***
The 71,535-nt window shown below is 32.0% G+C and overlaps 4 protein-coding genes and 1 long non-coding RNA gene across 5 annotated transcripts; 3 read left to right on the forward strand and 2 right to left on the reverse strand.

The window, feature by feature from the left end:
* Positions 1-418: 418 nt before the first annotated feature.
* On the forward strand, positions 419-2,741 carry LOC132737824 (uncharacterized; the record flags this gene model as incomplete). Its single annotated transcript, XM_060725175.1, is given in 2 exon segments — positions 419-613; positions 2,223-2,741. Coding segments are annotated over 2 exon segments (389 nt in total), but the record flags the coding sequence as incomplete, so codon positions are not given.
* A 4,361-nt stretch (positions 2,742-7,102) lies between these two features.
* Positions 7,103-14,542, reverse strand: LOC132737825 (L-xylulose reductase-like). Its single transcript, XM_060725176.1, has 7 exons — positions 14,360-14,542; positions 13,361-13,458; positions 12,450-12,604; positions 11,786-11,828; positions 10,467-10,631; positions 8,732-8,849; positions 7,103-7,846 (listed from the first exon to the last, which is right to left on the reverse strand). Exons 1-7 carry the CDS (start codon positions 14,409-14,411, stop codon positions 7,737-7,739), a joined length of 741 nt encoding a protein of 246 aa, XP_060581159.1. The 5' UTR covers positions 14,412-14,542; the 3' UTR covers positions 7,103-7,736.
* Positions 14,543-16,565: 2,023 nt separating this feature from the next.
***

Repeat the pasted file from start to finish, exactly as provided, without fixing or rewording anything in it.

The 71,535-nt window shown below is 32.0% G+C and overlaps 4 protein-coding genes and 1 long non-coding RNA gene across 5 annotated transcripts; 3 read left to right on the forward strand and 2 right to left on the reverse strand.

The window, feature by feature from the left end:
* Positions 1-418: 418 nt before the first annotated feature.
* On the forward strand, positions 419-2,741 carry LOC132737824 (uncharacterized; the record flags this gene model as incomplete). Its single annotated transcript, XM_060725175.1, is given in 2 exon segments — positions 419-613; positions 2,223-2,741. Coding segments are annotated over 2 exon segments (389 nt in total), but the record flags the coding sequence as incomplete, so codon positions are not given.
* A 4,361-nt stretch (positions 2,742-7,102) lies between these two features.
* Positions 7,103-14,542, reverse strand: LOC132737825 (L-xylulose reductase-like). Its single transcript, XM_060725176.1, has 7 exons — positions 14,360-14,542; positions 13,361-13,458; positions 12,450-12,604; positions 11,786-11,828; positions 10,467-10,631; positions 8,732-8,849; positions 7,103-7,846 (listed from the first exon to the last, which is right to left on the reverse strand). Exons 1-7 carry the CDS (start codon positions 14,409-14,411, stop codon positions 7,737-7,739), a joined length of 741 nt encoding a protein of 246 aa, XP_060581159.1. The 5' UTR covers positions 14,412-14,542; the 3' UTR covers positions 7,103-7,736.
* Positions 14,543-16,565: 2,023 nt separating this feature from the next.